When most people think of taking a hair sample for analysis, they’re probably looking into DNA. But a new study suggests it could also reveal how much soda a person has been drinking.

Study Finds Hair Carries Isotope Associated With Sugary Drink Intake

The proteins in one’s hair could hold an isotope that is indicative of how much soda one drinks. (Photo: Shutterstock.com)

With some recommendations to tax sugary drinks and others seeking to ban large size sodas due to their supposed link to obesity, figuring out just how much of an impact drinking such beverages has on health — without having to rely on a study participants’ word on it — might help scientists more accurately understand the role it plays.

The research published in the Journal of Nutrition by scientists with the Center for Alaska Native Health Research out of the University of Alaska-Fairbanks states that having some sort of “dietary biomarker” associated with a “sugar-sweetened beverages” could help show just how much sodas and other sugary drinks contribute to obesity and health other conditions.

Previous studies had shown a carbon isotope (C-13 gets) could be a good biomarker, but the researchers wanted to evaluate if it could be sampled from a person in a non-invasive manner (from a hair sample) and if other dietary intake would affect its measurement and therefore skew the results.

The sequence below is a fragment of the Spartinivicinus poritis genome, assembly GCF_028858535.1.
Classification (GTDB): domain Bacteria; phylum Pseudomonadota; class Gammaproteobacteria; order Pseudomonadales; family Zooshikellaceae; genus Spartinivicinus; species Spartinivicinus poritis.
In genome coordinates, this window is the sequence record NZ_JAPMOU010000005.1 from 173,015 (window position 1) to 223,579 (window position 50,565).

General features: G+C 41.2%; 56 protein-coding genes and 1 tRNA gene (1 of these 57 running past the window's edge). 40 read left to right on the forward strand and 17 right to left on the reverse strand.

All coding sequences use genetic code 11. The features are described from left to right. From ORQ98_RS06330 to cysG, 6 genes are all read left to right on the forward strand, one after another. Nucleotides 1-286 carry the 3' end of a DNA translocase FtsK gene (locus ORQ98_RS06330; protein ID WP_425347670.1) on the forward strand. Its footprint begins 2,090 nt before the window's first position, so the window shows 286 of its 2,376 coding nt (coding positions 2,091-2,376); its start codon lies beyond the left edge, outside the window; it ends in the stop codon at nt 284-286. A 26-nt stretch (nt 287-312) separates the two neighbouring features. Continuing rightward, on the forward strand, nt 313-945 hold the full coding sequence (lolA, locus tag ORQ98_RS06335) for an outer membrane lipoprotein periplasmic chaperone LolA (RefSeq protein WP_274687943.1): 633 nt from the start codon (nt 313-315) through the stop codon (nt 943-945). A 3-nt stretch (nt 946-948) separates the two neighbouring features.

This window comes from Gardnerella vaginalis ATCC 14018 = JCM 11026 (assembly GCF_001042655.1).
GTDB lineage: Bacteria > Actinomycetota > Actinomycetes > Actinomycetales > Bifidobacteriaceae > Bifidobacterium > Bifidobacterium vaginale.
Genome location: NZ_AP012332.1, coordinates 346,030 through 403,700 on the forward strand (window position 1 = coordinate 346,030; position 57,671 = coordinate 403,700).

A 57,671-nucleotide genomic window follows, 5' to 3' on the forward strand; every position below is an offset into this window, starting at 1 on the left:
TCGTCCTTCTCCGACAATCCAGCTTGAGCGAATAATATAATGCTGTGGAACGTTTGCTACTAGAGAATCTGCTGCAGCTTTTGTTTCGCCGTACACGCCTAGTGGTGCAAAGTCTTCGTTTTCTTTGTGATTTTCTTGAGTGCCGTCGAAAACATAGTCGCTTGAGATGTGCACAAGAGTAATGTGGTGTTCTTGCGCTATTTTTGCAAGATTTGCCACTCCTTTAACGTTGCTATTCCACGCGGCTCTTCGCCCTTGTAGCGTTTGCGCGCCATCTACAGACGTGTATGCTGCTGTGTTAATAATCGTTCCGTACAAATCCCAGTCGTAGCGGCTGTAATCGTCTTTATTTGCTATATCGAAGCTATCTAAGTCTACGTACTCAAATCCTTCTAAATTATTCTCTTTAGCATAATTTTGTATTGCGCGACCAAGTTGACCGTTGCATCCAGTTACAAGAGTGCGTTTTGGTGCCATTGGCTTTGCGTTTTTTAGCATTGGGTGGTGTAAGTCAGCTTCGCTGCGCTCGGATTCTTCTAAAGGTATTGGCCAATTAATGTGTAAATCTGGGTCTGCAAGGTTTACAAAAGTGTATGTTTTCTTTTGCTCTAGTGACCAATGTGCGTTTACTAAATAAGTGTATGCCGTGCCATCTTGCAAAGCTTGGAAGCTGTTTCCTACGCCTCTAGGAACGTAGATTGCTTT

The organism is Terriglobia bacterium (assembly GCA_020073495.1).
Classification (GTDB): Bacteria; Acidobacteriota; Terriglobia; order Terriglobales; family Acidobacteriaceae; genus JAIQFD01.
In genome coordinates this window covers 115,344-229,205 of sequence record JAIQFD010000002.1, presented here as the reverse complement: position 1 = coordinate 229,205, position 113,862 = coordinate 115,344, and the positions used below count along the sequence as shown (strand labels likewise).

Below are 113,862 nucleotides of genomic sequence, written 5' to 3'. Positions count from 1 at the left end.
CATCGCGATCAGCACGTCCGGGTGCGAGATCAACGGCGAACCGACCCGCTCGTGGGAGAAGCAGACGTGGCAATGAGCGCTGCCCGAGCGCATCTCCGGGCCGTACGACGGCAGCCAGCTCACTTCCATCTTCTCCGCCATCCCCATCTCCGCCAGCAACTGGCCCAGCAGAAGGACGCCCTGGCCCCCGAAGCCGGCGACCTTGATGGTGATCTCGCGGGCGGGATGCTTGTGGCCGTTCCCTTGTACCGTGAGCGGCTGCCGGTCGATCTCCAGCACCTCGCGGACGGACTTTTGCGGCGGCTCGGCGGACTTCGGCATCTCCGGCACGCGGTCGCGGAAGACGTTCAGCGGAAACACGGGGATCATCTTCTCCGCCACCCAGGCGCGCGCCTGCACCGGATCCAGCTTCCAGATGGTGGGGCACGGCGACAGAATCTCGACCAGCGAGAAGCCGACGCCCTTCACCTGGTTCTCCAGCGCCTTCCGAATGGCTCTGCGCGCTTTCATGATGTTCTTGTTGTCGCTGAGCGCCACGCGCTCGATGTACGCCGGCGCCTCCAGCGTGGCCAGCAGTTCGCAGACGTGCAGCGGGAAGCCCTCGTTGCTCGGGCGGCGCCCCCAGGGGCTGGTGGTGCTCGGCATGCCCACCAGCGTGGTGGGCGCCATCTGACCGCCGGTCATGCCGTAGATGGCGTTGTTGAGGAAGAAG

NPR has more from the researchers about how this all could server to indicate how much soda a person is drinking:

Researcher Diane O’Brien of the University of Alaska and her colleagues have used carbon isotope analysis to develop their measuring tool. “We’re isolating the [carbon] isotope ratio in a specific molecule,” explains O’Brien. The molecule is an amino acid called alanine, which captures carbon from sugars.

It turns out that when you consume sweetened soda, slightly more of a particular kind of carbon called C-13 gets trapped in alanine and incorporated into proteins. And proteins hang around in the body much longer than sugar does. So the scientists say they can sample proteins to look for extra amounts of C-13 in alanine. People with a lot of C-13 are likely to be people who have consumed a lot of corn syrup and cane sugar.

Using this technique, O’Brien says, you can capture a longer-term picture of sugar consumption compared with urine samples — which only reveal how much sugar a person has consumed in the past day or so.

Scientists not involved with the study called the findings “interesting” but believe they are preliminary and at this time are too expensive to carry out on a more useful scale.

Featured image via Shutterstock.com.

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